Brazil court to rule on stem cells

Brazil's Supreme Court will rule today (March 5) on the linkurl:legal status;https://www.the-scientist.com/article/display/15348/ of scientists using human embryos, following an appeal that embryonic stem cell research is "unconstitutional."

By | March 5, 2008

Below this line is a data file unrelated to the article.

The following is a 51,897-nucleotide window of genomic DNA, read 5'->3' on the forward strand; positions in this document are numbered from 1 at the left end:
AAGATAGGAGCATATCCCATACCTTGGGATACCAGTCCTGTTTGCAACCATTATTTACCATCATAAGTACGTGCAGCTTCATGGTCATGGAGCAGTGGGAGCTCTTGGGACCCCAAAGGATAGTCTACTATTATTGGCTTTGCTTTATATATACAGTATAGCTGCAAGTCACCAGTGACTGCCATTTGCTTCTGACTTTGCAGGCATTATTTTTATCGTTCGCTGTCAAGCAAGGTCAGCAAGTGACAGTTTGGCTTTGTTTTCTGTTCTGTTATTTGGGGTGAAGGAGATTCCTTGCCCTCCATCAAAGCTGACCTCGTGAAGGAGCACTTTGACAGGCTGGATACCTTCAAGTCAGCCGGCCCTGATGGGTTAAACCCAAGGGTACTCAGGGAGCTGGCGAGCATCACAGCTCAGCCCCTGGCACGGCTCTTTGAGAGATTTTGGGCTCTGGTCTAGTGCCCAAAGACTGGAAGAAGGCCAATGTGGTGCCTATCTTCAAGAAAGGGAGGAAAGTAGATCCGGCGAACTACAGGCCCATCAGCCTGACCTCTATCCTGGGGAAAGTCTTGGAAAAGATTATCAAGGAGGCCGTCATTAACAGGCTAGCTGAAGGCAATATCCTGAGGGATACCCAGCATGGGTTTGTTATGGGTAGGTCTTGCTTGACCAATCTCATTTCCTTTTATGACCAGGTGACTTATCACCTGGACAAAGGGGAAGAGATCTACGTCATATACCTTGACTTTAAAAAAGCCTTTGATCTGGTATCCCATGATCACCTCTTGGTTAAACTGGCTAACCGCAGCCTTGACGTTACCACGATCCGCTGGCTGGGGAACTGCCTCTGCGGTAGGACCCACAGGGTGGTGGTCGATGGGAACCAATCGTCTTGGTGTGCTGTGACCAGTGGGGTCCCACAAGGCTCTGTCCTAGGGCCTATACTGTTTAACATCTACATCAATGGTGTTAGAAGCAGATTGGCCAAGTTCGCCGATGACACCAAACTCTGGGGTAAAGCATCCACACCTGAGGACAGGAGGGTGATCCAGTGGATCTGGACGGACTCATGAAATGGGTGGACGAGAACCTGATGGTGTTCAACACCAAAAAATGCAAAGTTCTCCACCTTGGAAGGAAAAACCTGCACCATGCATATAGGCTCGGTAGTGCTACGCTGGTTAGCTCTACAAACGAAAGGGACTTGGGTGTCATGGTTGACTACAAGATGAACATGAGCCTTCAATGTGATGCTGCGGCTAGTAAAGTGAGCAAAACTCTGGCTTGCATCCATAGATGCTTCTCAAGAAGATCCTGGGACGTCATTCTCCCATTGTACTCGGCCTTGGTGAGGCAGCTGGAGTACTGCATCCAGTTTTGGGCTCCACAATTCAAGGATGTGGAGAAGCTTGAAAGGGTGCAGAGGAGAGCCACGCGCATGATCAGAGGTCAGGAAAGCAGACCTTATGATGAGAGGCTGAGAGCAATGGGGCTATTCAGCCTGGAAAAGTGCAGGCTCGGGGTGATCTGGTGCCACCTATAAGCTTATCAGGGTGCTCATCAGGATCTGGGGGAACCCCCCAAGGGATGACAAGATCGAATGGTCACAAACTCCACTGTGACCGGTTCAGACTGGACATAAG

Brazil's Supreme Court will rule today (March 5) on the linkurl:legal status;https://www.the-scientist.com/article/display/15348/ of scientists using human embryos, following an appeal that embryonic stem cell research is "unconstitutional." In March 2005, the Brazilian parliament passed legislation allowing scientists to work with stem cells derived from human embryos. That law approved research with embryos produced by in vitro fertilization and frozen for at least three years. But only months later, in May 2005, then-Attorney General Cláudio Fonteles petitioned the Supreme Court to repeal the law, arguing that it was unconstitutional because it violates the right to life. Today's decision comes amid pleas from both sides of the debate. linkurl:On Friday,;http://ap.google.com/article/ALeqM5ilSQD5t_pO3YCyS_IdsF2jLzEX2QD8V4B2001 Brazilian church officials urged the court to ban the use of human embryos. Meanwhile, some scientists have spoken out in favor of the research. "Brazil has the potential to be a significant leader in this field," Bernard Siegel, the executive director of the Florida-based Genetic Policy Institute, told the linkurl:Associated Press.;http://ap.google.com/article/ALeqM5ilSQD5t_pO3YCyS_IdsF2jLzEX2QD8V6PN9O0 "And if the Supreme Court decides to allow this kind of research, then Brazil will become the Latin American leader in this field." Brazilian public opinion is generally supportive of the research. A survey conducted in January by the Brazilian Institute of Public Opinion and Statistics, or IBOPE, found that 95% of those interviewed support embryonic stem cell research.

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